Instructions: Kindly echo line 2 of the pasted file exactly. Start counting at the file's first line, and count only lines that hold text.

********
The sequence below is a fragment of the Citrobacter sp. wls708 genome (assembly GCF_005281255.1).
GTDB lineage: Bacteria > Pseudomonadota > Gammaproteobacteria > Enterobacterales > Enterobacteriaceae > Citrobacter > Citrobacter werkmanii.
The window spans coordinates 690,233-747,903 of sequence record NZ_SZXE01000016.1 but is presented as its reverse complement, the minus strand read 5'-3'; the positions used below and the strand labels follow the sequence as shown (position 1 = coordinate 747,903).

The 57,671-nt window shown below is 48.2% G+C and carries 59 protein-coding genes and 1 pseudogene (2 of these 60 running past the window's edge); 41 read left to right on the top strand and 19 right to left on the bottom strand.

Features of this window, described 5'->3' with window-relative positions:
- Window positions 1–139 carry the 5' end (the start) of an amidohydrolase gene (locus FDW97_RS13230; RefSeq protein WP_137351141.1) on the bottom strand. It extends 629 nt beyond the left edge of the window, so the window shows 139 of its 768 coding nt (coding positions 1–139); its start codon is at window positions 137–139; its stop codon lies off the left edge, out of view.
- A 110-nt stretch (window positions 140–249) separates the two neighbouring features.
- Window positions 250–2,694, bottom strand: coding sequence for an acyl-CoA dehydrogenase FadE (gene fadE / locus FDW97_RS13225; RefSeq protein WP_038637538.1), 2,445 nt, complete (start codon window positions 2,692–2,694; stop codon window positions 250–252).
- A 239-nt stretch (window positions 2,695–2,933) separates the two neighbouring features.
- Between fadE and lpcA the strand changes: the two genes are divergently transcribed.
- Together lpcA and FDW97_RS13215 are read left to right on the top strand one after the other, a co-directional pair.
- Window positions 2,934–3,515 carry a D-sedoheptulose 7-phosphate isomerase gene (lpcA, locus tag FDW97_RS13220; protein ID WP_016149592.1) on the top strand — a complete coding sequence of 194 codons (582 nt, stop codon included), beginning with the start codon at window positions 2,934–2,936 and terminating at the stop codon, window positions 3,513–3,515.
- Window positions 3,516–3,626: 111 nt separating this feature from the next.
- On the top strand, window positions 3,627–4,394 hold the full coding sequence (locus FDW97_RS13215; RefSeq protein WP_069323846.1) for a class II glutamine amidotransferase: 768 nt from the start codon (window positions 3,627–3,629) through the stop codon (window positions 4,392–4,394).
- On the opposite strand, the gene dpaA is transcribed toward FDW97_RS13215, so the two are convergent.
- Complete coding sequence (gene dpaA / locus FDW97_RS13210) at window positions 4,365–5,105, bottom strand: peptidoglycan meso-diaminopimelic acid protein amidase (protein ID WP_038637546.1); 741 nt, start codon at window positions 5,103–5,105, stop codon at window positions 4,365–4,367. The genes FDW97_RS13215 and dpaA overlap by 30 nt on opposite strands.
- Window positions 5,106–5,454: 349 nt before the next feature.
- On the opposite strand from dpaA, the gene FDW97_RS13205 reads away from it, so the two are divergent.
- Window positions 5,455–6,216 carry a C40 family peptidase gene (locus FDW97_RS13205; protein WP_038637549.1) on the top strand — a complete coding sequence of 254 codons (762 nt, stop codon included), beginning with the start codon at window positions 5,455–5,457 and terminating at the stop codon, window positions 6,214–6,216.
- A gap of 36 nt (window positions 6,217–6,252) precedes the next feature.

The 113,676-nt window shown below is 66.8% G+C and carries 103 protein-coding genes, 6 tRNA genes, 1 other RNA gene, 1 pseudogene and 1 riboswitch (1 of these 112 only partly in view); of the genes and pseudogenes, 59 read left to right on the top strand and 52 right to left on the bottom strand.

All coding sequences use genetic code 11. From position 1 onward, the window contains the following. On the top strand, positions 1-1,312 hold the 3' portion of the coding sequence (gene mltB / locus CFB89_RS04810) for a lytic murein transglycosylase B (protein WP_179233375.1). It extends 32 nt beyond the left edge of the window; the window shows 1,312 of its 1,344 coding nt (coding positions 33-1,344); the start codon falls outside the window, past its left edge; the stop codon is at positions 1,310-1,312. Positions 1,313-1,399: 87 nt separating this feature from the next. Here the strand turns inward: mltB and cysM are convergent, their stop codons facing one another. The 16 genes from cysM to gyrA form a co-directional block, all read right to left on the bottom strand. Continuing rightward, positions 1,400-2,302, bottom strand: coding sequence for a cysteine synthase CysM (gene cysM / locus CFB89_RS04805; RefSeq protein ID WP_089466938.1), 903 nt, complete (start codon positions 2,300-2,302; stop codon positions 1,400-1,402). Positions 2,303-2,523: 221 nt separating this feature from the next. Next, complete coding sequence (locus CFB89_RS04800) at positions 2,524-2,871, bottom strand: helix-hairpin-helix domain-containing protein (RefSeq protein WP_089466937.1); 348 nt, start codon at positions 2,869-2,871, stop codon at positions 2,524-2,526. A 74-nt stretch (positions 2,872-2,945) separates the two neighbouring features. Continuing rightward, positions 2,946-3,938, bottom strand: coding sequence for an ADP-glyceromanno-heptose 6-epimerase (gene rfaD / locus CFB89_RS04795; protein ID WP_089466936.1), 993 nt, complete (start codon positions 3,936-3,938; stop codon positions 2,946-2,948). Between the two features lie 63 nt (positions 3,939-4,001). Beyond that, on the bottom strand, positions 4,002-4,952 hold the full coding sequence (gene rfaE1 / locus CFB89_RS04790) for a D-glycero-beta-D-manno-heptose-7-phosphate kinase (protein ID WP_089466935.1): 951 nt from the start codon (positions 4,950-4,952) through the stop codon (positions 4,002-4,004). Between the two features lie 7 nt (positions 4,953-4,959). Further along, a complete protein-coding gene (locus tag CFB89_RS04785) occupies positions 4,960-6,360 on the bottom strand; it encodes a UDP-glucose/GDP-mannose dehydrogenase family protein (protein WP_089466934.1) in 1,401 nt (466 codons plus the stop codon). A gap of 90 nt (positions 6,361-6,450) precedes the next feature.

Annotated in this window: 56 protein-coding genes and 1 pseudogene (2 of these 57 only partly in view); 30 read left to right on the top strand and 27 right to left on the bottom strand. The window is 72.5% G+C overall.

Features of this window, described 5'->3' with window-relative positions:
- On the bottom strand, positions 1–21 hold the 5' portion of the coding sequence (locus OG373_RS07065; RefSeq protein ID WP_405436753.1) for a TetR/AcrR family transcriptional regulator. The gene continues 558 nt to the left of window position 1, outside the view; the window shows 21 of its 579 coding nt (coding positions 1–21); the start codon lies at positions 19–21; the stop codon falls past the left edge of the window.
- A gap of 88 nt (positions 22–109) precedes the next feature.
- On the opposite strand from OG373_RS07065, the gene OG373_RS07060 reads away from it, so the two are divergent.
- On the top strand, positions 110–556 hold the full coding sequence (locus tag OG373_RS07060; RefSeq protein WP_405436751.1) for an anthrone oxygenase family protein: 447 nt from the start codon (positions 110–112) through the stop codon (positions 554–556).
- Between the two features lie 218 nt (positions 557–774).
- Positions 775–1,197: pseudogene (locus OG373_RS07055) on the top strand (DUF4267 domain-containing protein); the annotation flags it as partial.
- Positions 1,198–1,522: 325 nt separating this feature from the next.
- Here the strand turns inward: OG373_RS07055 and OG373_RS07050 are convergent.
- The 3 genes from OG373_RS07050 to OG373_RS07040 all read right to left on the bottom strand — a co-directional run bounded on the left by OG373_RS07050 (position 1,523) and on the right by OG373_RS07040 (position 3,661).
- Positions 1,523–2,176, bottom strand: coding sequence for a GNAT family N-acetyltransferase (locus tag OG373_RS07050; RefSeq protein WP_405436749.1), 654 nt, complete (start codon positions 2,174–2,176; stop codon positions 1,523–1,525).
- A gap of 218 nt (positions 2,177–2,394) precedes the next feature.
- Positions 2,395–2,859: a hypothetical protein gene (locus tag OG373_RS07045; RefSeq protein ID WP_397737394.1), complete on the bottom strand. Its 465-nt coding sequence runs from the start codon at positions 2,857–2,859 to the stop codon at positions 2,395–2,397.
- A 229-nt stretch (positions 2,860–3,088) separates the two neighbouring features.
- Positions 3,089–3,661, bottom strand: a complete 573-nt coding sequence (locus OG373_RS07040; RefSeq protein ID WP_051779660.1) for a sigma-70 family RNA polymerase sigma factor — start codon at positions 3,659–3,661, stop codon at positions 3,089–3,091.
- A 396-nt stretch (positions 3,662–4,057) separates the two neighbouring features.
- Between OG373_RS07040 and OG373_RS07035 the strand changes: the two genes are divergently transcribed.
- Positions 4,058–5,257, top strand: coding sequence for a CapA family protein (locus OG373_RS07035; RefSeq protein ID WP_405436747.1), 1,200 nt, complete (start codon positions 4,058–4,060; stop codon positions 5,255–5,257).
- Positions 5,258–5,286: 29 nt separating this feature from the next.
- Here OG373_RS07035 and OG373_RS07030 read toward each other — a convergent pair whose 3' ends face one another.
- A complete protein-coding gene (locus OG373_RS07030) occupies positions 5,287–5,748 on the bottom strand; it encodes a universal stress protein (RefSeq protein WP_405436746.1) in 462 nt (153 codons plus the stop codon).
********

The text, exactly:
GTDB lineage: Bacteria > Pseudomonadota > Gammaproteobacteria > Enterobacterales > Enterobacteriaceae > Citrobacter > Citrobacter werkmanii.